From a North Korean hell to home

Jimmy Carter rescues an American prisoner, but the North Korean judicial system remains a human rights abomination

Topics: North Korea, Jimmy Carter,

From a North Korean hell to homeFormer U.S. President Jimmy Carter, left, and Aijalon Gomes, second right, as they prepare to leave North Korea on Friday.

SEOUL — In most countries, the typical penalty for an immigration offense like illegal entry is arrest, short-term detention and, ultimately, deportation, sometimes accompanied by a fine. But in North Korea, the penalty can be a lengthy prison term and a huge fine. And if you are an American, it may literally take the visit of a former president to secure your release.

Last year, former President Bill Clinton met with the North Korean leader, Kim Jong Il, to bring home two American journalists. And now former President Jimmy Carter has brought out Aijalon Mahli Gomes. Neither leader would have gone to Pyongyang if anything less could have saved the American prisoners from years of misery.

Gomes, a 30-year old American citizen from Boston, entered North Korea without a visa in January. The authorities tried him in a closed proceeding, sentenced him to eight years of hard labor and fined him $700,000. His crime? Illegal entry and unspecified “hostile acts” against North Korea.

Gomes’s friends and colleagues speculate that he went to North Korea to support Robert Park, another American who illegally entered North Korea in December to call for an end to widespread human rights violations by Kim Jong Il’s dictatorial government. After concerted international pressure, Park was released in early February. Gomes, who taught English in South Korea, had attended rallies calling for Park’s release. Park and Gomes, both devout Christians, participated in campaigns for human rights in North Korea.

North Korea has not tried to hide its intention to extort political concessions from the US for his release. In late June, the (North) Korea Central News Agency (KCNA) reported that the government was seriously considering applying wartime laws in his case, which could bring a longer sentence. In early July, KCNA reported that Gomes, disappointed because the U.S. had not come up with a plan to save him, had tried to commit suicide. Sorting threats and hubris from reality in the KCNA reports is a real challenge.

To most Americans, Gomes’s arrest and imprisonment may have read like something out of Orwell’s “1984.” But Gomes faced a reality that tens of millions of North Koreans have been hostage to for decades. No matter how horrifyingly unfair his predicament seemed, his foreign citizenship may have prevented him from facing the worst abuses visited on North Koreans who run afoul of the law — and their family members.

Take Dong-hyuk Shin (an alias). He was born in a forced labor camp in 1982, an automatic prisoner because his parents were. At 14, he was forced to watch the public execution of his mother and older brother, who were caught trying to escape. And that was after prison guards tortured him for weeks, hanging him upside down with his ankles shackled, burning his back with coal, and piercing his stomach and thigh with a metal stick, to extract a confession that he knew about the escape plan. We only know his story because he was lucky enough to finally escape North Korea.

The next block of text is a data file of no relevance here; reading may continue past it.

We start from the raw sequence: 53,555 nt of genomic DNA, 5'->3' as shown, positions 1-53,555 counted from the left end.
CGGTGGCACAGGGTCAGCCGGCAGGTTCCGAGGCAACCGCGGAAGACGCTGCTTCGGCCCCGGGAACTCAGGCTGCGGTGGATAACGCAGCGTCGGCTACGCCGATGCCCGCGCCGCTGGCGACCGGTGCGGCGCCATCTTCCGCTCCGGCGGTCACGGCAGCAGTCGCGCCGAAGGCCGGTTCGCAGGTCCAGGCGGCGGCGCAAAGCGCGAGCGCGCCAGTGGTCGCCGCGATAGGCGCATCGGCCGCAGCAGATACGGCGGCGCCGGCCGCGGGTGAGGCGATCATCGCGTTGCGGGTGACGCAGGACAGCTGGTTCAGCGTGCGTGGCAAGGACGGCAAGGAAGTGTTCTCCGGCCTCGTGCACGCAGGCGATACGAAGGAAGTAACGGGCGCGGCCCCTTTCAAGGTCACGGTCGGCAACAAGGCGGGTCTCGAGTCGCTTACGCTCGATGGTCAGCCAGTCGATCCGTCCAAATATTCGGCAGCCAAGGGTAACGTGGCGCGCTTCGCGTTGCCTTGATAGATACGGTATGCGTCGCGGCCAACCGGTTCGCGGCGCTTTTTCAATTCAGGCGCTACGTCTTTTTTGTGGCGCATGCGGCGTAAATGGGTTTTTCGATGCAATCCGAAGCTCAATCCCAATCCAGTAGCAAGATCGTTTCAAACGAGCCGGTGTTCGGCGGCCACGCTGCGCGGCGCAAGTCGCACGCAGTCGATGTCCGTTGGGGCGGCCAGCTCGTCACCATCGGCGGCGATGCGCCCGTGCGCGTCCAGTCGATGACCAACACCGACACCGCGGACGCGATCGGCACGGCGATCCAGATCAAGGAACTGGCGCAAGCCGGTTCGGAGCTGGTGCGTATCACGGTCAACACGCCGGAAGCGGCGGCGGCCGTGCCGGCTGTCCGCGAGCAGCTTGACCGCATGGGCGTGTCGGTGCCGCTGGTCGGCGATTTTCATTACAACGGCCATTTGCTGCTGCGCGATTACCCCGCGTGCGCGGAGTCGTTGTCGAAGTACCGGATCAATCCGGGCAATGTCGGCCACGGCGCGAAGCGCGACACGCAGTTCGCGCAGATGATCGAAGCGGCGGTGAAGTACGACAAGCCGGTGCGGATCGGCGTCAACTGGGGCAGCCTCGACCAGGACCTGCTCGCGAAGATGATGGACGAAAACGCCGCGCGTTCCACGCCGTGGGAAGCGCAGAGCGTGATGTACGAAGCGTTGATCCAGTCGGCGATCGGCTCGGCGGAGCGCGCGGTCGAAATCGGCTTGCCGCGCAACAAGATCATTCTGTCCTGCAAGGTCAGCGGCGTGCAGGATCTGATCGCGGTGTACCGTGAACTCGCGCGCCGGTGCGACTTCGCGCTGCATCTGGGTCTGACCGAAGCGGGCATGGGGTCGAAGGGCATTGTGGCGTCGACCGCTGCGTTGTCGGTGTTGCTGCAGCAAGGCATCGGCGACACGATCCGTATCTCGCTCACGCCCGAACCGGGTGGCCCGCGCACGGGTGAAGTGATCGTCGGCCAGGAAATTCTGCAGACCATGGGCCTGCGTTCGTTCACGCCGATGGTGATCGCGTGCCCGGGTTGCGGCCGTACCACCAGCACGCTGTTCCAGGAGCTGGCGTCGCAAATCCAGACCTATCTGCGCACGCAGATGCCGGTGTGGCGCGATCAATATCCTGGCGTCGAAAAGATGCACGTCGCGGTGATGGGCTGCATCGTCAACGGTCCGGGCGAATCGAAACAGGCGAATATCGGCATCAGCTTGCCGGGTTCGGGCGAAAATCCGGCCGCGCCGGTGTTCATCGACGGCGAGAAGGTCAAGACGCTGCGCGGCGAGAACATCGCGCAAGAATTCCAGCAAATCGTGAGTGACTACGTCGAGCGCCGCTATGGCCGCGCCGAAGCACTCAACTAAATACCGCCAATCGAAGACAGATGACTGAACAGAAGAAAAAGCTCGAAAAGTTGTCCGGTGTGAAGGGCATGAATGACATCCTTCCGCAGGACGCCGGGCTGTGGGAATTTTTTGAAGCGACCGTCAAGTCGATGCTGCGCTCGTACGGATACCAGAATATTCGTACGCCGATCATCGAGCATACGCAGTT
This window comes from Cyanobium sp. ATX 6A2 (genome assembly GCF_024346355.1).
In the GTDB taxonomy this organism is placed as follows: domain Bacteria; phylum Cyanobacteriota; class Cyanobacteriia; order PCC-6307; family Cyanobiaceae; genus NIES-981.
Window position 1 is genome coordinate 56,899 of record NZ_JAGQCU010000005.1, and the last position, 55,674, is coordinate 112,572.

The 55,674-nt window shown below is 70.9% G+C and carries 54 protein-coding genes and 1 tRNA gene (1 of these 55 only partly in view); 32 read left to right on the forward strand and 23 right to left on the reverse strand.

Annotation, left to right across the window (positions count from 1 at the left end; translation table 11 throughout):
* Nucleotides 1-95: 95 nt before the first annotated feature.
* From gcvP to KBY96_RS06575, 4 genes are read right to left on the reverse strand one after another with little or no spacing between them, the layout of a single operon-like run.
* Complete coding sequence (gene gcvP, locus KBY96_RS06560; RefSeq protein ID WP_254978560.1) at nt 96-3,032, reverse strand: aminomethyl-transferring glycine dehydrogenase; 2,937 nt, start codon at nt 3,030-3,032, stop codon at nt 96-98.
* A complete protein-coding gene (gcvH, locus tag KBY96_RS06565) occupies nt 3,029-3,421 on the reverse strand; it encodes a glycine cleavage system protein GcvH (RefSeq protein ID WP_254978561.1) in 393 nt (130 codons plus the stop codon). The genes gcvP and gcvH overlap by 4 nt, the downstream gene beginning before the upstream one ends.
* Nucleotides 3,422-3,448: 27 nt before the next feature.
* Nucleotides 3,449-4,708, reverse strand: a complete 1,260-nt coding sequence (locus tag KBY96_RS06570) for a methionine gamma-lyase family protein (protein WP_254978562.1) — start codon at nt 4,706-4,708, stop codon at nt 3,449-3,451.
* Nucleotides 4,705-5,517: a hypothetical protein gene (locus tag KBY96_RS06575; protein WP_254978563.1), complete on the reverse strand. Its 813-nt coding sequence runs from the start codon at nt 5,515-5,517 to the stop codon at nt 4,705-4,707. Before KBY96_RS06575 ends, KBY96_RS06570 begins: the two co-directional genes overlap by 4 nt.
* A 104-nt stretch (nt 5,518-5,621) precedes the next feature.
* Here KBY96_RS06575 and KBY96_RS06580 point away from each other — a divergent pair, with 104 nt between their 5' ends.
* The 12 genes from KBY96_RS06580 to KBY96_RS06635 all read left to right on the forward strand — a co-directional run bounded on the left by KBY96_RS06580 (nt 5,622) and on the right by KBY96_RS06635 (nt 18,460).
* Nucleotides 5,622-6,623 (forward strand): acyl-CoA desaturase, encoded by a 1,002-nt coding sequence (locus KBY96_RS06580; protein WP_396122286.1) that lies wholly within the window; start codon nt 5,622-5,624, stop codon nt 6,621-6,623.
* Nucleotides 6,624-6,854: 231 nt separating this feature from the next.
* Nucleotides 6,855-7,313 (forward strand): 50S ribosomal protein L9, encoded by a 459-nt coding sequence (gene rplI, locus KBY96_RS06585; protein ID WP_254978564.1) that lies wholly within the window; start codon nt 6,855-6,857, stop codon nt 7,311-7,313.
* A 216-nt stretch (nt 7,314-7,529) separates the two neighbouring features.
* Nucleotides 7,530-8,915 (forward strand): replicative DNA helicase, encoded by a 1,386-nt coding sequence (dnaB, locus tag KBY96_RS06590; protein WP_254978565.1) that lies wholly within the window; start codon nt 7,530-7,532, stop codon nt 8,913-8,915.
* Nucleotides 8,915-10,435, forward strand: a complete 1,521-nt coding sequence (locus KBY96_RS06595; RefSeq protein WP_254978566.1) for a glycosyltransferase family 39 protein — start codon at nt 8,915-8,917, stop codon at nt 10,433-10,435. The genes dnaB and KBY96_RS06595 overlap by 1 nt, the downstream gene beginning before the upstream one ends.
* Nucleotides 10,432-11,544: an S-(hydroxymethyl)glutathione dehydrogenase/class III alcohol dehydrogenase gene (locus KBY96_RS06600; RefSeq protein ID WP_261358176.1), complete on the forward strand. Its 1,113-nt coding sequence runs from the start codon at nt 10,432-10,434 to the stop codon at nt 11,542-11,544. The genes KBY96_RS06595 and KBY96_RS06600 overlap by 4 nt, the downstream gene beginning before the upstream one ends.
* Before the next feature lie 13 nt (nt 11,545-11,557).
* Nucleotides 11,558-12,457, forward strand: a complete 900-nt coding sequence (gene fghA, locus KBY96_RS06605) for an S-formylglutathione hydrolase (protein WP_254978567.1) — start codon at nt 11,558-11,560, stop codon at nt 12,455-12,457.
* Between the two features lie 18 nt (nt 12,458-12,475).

How about Hae-sook Kim (an alias)? In 1975, at 13, she was sent to a mining camp for forced labor with her grandmother, parents and younger siblings because the authorities suspected that her grandfather had defected to South Korea. She spent 28 years there. Her grandmother died in the camp after years of hunger and her mother and younger brother were killed in work accidents.

Inside North Korean detention facilities, especially forced labor camps, humiliation, mistreatment and abuse are simply part of life. Kim told me how she was forced to work 16 hours a day at a mine and how guards would spit into the mouths of imprisoned children. She described the skeletal condition of adults and children alike.

Just as Shin was born a prisoner, so too was Kim imprisoned without a trial. While she was in the camp, Kim never knew why she was there. She only learned about her grandfather’s alleged defection after she managed to bribe camp officials and was released — at age 41. Again, we only know her story because she made her way to South Korea.

It is difficult to imagine that Gomes’s trial met international fair trial standards. As every lawyer in North Korea is on Workers’ Party payroll, even if he were allowed to choose an attorney, it would have made little difference. There has been no report that Gomes was given the opportunity to appeal, and it is not even clear whether court proceedings were translated for him.

North Korea’s criminal justice system is a sham. The judiciary is neither transparent nor independent. Law enforcement agents and judges, prosecutors and lawyers, are appointed by the ruling Workers’ Party. Some of the most harshly punished crimes — such as “hostile acts against North Korea” — are vaguely defined, and appealing a court ruling is practically impossible.

The only effective remedy would be a total overhaul of the judicial system to free it from the government’s absolute control. If North Korea’s leadership were to have any hope for a credible judicial system, it should immediately start engaging U.N. human rights experts to rectify the many problems with its legal system. It is already long overdue.

Kay Seok is North Korea researcher at Human Rights Watch.

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